Today in History: Feb. 8

The capture of Roanoke Island off North Carolina by Union troops during the American Civil War, February 1862.  (Photo by Kean Collection/Getty Images)
In 1862, the Civil War Battle of Roanoke Island, North Carolina, ended in victory for Union forces led by Gen. Ambrose E. Burnside. (Photo by Kean Collection/Getty Images) (Getty Images/Kean Collection)
File - In this Feb. 4, 2013 file photo, shows a close up detail of a Boy Scout uniform worn during a news conference in front of the Boy Scouts of America headquarters in Irving, Texas. Attorneys for the Boy Scouts of America have reached a settlement with a former San Antonio Scout who says he was abused by his adult leader. (AP Photo/Tony Gutierrez, File)
In 1910, the Boy Scouts of America was incorporated.  (AP Photo/Tony Gutierrez, File) (AP/Tony Gutierrez)
Britain's Queen Elizabeth II steps from her plane, for the first time as sovereign, at London Airport, on Feb. 7, 1952, after cutting short her official trip to Kenya on the death of her father King George VI.  (AP Photo)
In 1952, Queen Elizabeth II proclaimed her accession to the British throne following the death of her father, King George VI. Here, Queen Elizabeth II steps from her plane, for the first time as sovereign, at London Airport, on Feb. 7, 1952. (AP Photo) (AP)
FILE -In this Jan. 21, 1968 file photo, The Supremes with Diana Ross, front, Cindy Birdsong and Mary Wilson dance with their arms in the air as they perform at the annual "Bal pare" party in Munich, West Germany. Ross, Wilson and the Florence Ballard made up the first successful configuration of the group. Cindy Birdsong replaced Ballard in 1967. Wilson, now 70, reminisced in an interview with Associated Press on June 12, 2014, about a major milestone: the 50th anniversary of the Supremes first No. 1, million-selling song, “Where Did Our Love Go” - released June 17, 1964.  (AP Photo/Frings, file)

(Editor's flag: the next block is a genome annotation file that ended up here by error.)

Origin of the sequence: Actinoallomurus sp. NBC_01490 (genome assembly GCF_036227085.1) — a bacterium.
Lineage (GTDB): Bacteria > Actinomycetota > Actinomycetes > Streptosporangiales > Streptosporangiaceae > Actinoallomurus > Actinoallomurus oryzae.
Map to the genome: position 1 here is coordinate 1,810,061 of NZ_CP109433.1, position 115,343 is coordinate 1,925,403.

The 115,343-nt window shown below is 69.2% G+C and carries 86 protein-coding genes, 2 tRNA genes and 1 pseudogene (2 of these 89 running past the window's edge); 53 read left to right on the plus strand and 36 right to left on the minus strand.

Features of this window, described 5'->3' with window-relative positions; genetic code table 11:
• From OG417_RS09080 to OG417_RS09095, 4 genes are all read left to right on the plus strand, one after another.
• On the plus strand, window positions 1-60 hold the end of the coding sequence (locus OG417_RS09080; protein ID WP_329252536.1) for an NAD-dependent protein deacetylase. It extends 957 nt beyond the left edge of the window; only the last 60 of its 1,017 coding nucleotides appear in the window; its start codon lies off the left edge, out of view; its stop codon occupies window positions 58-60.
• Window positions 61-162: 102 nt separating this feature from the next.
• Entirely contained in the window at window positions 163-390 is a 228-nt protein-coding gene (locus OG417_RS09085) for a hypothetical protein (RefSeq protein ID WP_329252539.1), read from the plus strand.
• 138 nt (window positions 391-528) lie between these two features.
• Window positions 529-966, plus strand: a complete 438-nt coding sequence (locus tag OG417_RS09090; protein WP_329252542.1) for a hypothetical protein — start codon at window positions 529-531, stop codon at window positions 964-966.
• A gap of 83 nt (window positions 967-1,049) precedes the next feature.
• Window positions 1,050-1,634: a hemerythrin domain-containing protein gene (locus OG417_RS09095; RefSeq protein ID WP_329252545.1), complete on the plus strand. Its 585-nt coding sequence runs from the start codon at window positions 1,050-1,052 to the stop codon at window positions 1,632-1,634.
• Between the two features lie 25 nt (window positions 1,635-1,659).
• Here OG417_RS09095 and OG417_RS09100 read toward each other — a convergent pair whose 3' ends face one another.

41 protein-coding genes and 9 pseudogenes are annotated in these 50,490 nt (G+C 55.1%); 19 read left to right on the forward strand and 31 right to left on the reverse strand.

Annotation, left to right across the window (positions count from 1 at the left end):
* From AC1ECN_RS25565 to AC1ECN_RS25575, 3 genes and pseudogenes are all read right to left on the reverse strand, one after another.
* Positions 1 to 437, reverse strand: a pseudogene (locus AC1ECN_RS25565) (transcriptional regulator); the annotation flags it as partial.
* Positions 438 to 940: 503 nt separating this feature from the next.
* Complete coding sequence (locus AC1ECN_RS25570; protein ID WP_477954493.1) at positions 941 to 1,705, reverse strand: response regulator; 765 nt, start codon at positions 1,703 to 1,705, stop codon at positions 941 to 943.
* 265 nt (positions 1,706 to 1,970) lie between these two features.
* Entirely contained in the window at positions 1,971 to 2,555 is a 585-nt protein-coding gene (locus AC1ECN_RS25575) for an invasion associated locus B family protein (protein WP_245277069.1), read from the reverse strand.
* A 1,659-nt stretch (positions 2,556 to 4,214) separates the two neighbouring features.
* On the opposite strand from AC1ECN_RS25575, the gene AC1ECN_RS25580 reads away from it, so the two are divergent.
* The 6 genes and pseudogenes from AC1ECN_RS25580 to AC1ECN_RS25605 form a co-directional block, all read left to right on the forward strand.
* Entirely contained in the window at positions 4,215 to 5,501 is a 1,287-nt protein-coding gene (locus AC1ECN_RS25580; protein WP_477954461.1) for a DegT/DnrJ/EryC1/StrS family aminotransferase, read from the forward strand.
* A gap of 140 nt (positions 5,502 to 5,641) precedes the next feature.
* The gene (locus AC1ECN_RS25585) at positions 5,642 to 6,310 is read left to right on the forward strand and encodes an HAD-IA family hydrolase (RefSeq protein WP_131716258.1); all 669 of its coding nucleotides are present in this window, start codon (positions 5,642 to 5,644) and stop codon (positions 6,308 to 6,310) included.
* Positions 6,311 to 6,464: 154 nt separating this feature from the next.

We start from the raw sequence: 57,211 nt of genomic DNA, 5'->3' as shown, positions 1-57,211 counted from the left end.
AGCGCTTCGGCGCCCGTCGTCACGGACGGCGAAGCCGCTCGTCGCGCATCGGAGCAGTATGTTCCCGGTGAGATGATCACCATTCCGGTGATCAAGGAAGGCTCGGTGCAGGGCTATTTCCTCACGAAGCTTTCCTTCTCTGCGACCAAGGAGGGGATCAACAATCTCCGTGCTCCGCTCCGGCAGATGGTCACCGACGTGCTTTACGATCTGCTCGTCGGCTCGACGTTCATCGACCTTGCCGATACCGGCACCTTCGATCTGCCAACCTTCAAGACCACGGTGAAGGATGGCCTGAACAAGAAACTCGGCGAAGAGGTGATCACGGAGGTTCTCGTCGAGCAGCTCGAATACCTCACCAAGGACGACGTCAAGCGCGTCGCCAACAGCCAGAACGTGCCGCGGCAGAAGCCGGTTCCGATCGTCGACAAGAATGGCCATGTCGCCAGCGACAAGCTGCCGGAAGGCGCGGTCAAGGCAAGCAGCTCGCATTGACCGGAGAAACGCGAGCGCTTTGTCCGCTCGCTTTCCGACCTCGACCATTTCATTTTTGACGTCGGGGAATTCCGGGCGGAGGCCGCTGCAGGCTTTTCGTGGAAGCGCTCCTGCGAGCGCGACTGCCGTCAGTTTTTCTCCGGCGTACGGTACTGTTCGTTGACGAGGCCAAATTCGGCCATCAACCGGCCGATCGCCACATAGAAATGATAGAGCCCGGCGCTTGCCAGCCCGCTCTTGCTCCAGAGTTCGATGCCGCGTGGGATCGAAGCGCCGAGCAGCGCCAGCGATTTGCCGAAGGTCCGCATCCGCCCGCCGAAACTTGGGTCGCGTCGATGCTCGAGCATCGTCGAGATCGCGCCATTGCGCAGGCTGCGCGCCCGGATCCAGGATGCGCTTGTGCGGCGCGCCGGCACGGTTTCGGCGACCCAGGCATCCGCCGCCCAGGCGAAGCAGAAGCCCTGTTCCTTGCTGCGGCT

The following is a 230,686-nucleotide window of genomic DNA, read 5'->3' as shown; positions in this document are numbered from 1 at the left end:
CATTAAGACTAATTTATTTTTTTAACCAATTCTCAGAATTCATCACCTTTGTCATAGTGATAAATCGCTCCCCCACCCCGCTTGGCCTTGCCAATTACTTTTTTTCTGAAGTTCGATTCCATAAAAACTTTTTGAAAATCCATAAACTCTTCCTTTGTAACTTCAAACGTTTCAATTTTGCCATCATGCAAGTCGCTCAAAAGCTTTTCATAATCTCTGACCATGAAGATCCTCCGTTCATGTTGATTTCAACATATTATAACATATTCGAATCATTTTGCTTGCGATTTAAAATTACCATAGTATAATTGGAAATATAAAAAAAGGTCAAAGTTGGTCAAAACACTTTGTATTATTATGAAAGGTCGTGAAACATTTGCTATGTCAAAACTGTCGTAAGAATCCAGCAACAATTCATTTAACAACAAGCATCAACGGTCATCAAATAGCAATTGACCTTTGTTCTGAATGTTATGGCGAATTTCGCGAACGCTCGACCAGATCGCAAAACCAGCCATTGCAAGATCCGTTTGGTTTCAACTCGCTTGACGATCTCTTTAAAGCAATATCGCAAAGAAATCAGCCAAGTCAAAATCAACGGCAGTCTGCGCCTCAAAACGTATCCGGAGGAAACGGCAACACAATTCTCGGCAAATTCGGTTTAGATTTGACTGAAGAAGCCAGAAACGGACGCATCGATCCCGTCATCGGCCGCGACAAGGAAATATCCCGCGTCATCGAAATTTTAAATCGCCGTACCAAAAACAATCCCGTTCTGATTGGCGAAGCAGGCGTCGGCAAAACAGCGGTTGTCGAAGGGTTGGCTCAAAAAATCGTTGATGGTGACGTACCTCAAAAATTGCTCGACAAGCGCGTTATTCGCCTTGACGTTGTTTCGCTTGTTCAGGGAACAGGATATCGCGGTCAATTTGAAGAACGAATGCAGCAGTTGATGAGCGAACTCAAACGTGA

In 1965, the Supremes’ record “Stop! In the Name of Love!” was released by Motown. In this Jan. 21, 1968 file photo, The Supremes with Diana Ross, front, Cindy Birdsong and Mary Wilson dance with their arms in the air as they perform at the annual “Bal pare” party in Munich, West Germany. (AP Photo/Frings, file) (AP/FRINGS)
The Orangeburg, Times- Democrat newspaper hit the streets Friday, February 9, 1968 with these headlines after disastrous exchange of gunfire Thursday night between state police and rioting Black students at South Carolina State College. Three were killed and many wounded. (AP Photo)
In 1968, three college students were killed in a confrontation with highway patrolmen in Orangeburg, South Carolina, during a civil rights protest against a whites-only bowling alley. The Orangeburg, Times- Democrat newspaper hit the streets Friday, February 9, 1968 with these headlines after disastrous exchange of gunfire Thursday night between state police and rioting Black students at South Carolina State College. Three were killed and many wounded. (AP Photo) (ASSOCIATED PRESS)
Victoria Crake, employee of auctioneers  Lyon and Turnbull, looks at the Death Mask of Mary Queen of Scots, that is on show at the auctioneers in Edinburgh,  Tuesday Aug. 1,  2006. Members of the public will be able to view the mask at the free  Edinburgh Fringe Festival exhibition which begins on August 6. (AP Photo/ Danny Lawson / PA)  **  UNITED KINGDOM OUT NO SALES NO ARCHIVE  **